6. Olivia Newton-John, Singer-Actor-Activist, Dies at 73
No, Olivia Newton-John was not Jewish, nor did Abq Jew know her personally. But Abq Jew and everyone else sure knew her work. As Wikipedia tells us:
Dame Olivia Newton-John AC DBE (26 September 1948 – 8 August 2022) was a British-Australian singer, actress, and activist.
She was a four-time Grammy Award winner whose music career included five number one hits and another ten Top Ten hits on the Billboard Hot 100, and two Billboard 200 number one albums, If You Love Me, Let Me Know (1974) and Have You Never Been Mellow (1975).
Eleven of her singles (including two Platinum) and 14 of her albums (including two Platinum and four 2× Platinum) have been certified Gold by the Recording Industry Association of America (RIAA).
With global sales of more than 100 million records, Newton-John is one of the best-selling music artists from the second half of the 20th century to the present.
In 1978, Newton-John starred in the musical film Grease, whose soundtrack remains one of the world's best-selling albums of recorded music. It features two major hit duets with co-star John Travolta: You're the One That I Want – which ranks as one of the best-selling singles of all time – and Summer Nights.
Newton-John was an activist for environmental and animal rights causes, and advocated for breast cancer research. She died of breast cancer after decades of fighting the disease.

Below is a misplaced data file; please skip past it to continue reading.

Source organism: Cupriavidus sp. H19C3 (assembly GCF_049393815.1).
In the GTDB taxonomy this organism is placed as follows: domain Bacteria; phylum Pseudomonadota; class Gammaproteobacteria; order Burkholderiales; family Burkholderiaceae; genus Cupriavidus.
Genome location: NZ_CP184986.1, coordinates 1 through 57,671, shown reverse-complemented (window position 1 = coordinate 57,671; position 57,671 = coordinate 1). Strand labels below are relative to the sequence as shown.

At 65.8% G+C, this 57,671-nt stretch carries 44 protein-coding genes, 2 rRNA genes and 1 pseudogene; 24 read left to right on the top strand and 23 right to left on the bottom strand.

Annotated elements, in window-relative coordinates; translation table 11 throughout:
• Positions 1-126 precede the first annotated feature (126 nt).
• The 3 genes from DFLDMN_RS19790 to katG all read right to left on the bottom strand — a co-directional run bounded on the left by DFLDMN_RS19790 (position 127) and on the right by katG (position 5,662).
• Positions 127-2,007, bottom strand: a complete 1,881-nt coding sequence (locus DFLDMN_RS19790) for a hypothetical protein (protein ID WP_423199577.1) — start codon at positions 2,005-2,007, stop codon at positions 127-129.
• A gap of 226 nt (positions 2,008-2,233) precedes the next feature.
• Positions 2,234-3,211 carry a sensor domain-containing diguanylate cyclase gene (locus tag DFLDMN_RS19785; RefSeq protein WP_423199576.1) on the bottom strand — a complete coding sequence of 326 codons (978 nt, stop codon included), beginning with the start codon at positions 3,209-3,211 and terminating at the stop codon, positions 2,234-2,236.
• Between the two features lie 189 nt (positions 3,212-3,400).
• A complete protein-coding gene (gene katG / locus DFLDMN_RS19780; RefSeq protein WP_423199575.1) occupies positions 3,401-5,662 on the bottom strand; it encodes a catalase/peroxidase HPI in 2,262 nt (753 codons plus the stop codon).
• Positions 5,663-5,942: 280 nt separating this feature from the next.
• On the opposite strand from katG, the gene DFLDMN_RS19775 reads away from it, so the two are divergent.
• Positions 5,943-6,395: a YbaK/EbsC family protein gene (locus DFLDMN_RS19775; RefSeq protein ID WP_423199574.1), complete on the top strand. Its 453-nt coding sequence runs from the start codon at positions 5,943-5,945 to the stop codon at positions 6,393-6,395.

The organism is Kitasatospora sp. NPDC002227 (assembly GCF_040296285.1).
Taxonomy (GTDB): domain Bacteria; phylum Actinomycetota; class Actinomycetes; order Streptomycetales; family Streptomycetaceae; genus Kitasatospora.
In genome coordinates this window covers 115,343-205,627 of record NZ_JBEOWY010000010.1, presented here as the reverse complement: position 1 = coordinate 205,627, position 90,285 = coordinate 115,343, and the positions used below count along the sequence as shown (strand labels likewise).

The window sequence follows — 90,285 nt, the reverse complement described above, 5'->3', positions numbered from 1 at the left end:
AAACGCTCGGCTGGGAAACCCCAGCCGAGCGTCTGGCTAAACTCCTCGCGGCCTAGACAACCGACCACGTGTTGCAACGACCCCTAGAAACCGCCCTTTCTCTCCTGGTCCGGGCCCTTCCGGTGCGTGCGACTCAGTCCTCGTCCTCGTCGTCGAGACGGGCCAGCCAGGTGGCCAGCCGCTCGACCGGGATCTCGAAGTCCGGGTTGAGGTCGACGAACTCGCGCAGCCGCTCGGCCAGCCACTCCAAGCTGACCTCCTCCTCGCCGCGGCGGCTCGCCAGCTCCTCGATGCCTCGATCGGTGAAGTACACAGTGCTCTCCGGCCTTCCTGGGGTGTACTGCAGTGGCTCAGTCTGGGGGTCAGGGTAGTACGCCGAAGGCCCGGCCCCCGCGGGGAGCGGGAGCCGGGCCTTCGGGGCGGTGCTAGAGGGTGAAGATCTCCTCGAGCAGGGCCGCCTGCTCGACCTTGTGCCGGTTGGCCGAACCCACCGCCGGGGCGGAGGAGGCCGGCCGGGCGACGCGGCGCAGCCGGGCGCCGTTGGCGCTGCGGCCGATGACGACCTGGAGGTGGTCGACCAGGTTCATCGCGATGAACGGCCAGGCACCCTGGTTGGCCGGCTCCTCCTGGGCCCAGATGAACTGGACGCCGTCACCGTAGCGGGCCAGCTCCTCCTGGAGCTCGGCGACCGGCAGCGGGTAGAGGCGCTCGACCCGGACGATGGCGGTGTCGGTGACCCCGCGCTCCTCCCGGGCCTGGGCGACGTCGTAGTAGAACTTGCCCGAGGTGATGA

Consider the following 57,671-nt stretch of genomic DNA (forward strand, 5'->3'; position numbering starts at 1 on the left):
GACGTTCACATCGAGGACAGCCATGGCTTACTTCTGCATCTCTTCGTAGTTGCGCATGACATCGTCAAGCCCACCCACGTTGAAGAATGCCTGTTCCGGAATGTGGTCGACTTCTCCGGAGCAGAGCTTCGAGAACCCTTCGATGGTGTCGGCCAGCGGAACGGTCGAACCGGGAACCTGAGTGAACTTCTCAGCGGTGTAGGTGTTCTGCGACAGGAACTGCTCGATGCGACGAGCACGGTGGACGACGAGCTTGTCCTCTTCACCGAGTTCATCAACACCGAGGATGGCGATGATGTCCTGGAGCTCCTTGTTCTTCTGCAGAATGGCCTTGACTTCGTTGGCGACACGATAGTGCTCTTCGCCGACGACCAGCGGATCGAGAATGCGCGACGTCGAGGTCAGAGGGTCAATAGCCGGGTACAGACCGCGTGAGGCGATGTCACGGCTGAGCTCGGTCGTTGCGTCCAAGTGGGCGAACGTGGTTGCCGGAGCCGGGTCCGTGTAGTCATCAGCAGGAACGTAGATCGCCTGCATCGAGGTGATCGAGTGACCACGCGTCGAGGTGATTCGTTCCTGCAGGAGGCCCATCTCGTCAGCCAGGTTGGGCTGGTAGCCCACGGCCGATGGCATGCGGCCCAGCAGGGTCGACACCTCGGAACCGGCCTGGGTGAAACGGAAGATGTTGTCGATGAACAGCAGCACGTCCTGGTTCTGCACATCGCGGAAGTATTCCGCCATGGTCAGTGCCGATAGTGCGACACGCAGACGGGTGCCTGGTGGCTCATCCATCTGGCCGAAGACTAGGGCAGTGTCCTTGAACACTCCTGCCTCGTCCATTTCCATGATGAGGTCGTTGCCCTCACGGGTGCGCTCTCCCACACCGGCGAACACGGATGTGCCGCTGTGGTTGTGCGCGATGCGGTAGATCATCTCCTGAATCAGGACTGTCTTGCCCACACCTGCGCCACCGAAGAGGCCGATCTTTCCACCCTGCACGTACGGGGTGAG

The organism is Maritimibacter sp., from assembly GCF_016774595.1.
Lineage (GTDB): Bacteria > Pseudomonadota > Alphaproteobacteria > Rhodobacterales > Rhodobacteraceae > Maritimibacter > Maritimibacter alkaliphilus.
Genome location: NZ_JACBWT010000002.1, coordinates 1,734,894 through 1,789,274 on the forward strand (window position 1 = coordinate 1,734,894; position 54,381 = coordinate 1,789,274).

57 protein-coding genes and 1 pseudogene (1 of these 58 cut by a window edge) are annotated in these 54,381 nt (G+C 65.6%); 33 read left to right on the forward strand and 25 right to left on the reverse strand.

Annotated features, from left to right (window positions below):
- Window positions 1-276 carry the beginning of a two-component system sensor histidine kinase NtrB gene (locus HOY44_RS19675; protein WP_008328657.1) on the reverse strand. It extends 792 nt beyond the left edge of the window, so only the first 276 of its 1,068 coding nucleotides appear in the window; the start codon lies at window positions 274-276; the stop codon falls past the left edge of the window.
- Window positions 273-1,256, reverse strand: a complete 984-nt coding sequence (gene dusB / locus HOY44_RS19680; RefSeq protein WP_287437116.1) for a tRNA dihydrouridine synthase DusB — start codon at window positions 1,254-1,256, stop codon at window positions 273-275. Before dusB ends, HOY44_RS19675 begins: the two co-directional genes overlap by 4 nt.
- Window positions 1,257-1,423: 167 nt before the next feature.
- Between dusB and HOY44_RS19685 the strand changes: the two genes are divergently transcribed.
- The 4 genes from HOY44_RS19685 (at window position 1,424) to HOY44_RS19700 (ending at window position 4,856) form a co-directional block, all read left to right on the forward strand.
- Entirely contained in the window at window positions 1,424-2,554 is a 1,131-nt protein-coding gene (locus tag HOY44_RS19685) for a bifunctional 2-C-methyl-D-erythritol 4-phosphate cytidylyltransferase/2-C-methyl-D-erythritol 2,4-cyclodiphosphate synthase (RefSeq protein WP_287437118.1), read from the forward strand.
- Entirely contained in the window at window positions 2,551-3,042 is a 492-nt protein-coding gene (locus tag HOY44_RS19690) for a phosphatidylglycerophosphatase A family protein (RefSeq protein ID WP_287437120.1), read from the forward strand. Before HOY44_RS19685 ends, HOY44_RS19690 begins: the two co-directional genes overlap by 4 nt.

Although she lived in the United States for most of her adult life, she considered herself an Australian.
[Newton-John's]mother was born in Germany, and had come to the U.K. with her family in 1933 to escape the Nazi Regime.
Yes, Olivia Newton-John's Jewish grandfather was Nobel Prize-winning physicist Max Born, who fled the Nazis in 1933. In her memoir she wrote,
“In 1933, my Jewish grandfather fled from Germany with his wife, Hedwig, to escape Hitler’s regime. He was not only a brilliant mind but also a humanitarian who helped Jews escape Germany. I’m extremely proud of my peace-loving grandfather.”
Yes, this Max Born, shown here with a few friends at the fifth Solvay International Conference on Electrons and Photons, held in October 1927.
Here is a video of Olivia Newton-John speaking about her Jewish grandfather (first half) and her activism (second half).
And - one of Abq Jew's favorite videos - John Travolta and Olivia Newton-John at the 2002 Grease DVD Release Party.
May her memory be a blessing.
7. 'They Even Broke Into My Safe'
You didn't think Abq Jew could pass this consolation up, did you?